These summaries were prepared by McGuireWoods LLP lawyer Thomas E. Spahn. They are based on the letter opinions issued by the Virginia State Bar. Any editorial comments reflect Mr. Spahn's current personal views, and not the opinions of the Virginia State Bar, McGuireWoods or its clients. 
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27-Litigation Tactics (Including Misrepresentations, Tape Recordings)


48-Criminal Defense Lawyers

68-Lawyers Acting as Mediators

Parties and their lawyers often make statements in negotiations that are "less than entirely forthcoming," such as: "understate[ing] their willingness to make concessions to resolve the dispute"; "insist[ing] that it will not agree to resolve a dispute for less than $200, when, in reality, it is willing to accept as little as $150 to put an end to the matter"; overstating confidence in obtaining alternative sources of supply, etc. These statements are considered "posturing" or "puffing," and "must be distinguished from false statements of material fact." For instance, the employer in labor negotiation cannot advise the union negotiator that certain benefits will cost $100 per employee when the lawyer knows that the benefits will only cost $20 per employee. Similarly, a litigant cannot state that documentary evidence will be submitted at trial in support of a defense if the lawyer knows that the documents do not exist. Prosecutors and criminal defense lawyers cannot state that they are aware of an eye witness if that is not true. Lawyers must be careful not to convert statements of position into "false factual representations." For instance, a lawyer can state "that the client does not wish to settle for more than $50," but could not state that a corporation's board has "formally disapproved any settlement in excess of $50" if that were not true. The general Model Rule 8.4(c) ban on dishonest conduct cannot be read to prohibit any misrepresentation, "regardless of the lawyer's state of mind or the triviality of the false statement in question" (or else it would render Model Rule 4.1 superfluous). State bars have punished lawyers for engaging in such misrepresentation as lying about insurance coverage limits, or settling a case without disclosing that lawyer's client has died. In contrast, "statements regarding negotiating goals or willingness to compromise, whether in a civil or criminal context, ordinarily are not considered statements of material fact." The same rules apply to caucused mediation as to other forms of negotiation. A lawyer-mediator is subject to ABA Model Rule 8.4's general prohibition on deceptions, but not to ABA Model Rule 4.1 -- which applies to lawyers' conduct "in the course of representing a client."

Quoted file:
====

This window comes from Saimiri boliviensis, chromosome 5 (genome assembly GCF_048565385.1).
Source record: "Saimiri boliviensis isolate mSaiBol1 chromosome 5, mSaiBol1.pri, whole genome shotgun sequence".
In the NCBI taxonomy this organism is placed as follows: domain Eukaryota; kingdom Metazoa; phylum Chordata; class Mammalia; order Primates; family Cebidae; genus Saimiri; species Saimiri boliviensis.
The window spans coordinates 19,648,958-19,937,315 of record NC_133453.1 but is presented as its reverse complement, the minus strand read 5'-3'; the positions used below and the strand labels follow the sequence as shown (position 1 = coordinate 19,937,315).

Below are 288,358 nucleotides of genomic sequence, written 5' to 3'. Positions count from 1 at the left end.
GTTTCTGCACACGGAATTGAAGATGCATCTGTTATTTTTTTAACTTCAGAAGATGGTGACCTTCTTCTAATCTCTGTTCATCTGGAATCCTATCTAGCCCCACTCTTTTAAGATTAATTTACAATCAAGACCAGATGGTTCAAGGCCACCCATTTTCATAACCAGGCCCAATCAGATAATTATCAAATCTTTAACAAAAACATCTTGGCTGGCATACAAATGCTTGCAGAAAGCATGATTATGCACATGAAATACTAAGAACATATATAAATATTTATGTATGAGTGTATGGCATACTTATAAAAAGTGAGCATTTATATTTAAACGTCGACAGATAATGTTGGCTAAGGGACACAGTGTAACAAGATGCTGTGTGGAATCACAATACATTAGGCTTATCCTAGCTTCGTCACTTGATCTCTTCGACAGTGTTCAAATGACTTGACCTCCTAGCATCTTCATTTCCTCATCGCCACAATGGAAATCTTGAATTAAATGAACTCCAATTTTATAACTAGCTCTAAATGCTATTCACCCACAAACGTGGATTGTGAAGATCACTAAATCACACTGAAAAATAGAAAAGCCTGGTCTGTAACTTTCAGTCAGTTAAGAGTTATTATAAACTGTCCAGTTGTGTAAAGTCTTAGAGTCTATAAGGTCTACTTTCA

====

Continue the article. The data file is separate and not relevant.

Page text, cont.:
Copyright 2000, Thomas E. Spahn